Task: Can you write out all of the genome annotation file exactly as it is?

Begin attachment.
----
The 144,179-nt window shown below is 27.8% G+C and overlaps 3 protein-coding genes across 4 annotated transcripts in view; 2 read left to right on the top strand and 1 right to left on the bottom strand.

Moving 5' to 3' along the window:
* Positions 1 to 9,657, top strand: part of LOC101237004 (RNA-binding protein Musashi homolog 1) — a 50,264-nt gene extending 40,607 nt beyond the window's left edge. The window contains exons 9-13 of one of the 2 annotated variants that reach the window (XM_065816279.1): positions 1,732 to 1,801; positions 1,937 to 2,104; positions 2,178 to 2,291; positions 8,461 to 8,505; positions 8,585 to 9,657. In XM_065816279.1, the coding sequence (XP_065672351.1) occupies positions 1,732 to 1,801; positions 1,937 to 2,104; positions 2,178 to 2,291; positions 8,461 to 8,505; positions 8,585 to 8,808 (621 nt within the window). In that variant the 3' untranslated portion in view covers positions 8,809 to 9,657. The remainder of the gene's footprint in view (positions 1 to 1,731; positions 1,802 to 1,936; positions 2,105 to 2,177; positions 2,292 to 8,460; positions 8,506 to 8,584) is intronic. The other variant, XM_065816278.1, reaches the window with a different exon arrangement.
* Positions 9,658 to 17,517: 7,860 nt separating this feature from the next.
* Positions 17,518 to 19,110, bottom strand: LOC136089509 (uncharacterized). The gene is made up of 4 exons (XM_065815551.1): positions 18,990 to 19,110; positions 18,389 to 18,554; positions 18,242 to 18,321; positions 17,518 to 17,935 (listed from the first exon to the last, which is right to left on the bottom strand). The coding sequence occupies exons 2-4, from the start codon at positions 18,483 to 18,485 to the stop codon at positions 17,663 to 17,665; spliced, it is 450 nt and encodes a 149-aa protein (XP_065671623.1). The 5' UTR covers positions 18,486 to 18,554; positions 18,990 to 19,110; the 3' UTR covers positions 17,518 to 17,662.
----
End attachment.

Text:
The 144,179-nt window shown below is 27.8% G+C and overlaps 3 protein-coding genes across 4 annotated transcripts in view; 2 read left to right on the top strand and 1 right to left on the bottom strand.

Moving 5' to 3' along the window:
* Positions 1 to 9,657, top strand: part of LOC101237004 (RNA-binding protein Musashi homolog 1) — a 50,264-nt gene extending 40,607 nt beyond the window's left edge. The window contains exons 9-13 of one of the 2 annotated variants that reach the window (XM_065816279.1): positions 1,732 to 1,801; positions 1,937 to 2,104; positions 2,178 to 2,291; positions 8,461 to 8,505; positions 8,585 to 9,657. In XM_065816279.1, the coding sequence (XP_065672351.1) occupies positions 1,732 to 1,801; positions 1,937 to 2,104; positions 2,178 to 2,291; positions 8,461 to 8,505; positions 8,585 to 8,808 (621 nt within the window). In that variant the 3' untranslated portion in view covers positions 8,809 to 9,657. The remainder of the gene's footprint in view (positions 1 to 1,731; positions 1,802 to 1,936; positions 2,105 to 2,177; positions 2,292 to 8,460; positions 8,506 to 8,584) is intronic. The other variant, XM_065816278.1, reaches the window with a different exon arrangement.
* Positions 9,658 to 17,517: 7,860 nt separating this feature from the next.
* Positions 17,518 to 19,110, bottom strand: LOC136089509 (uncharacterized). The gene is made up of 4 exons (XM_065815551.1): positions 18,990 to 19,110; positions 18,389 to 18,554; positions 18,242 to 18,321; positions 17,518 to 17,935 (listed from the first exon to the last, which is right to left on the bottom strand). The coding sequence occupies exons 2-4, from the start codon at positions 18,483 to 18,485 to the stop codon at positions 17,663 to 17,665; spliced, it is 450 nt and encodes a 149-aa protein (XP_065671623.1). The 5' UTR covers positions 18,486 to 18,554; positions 18,990 to 19,110; the 3' UTR covers positions 17,518 to 17,662.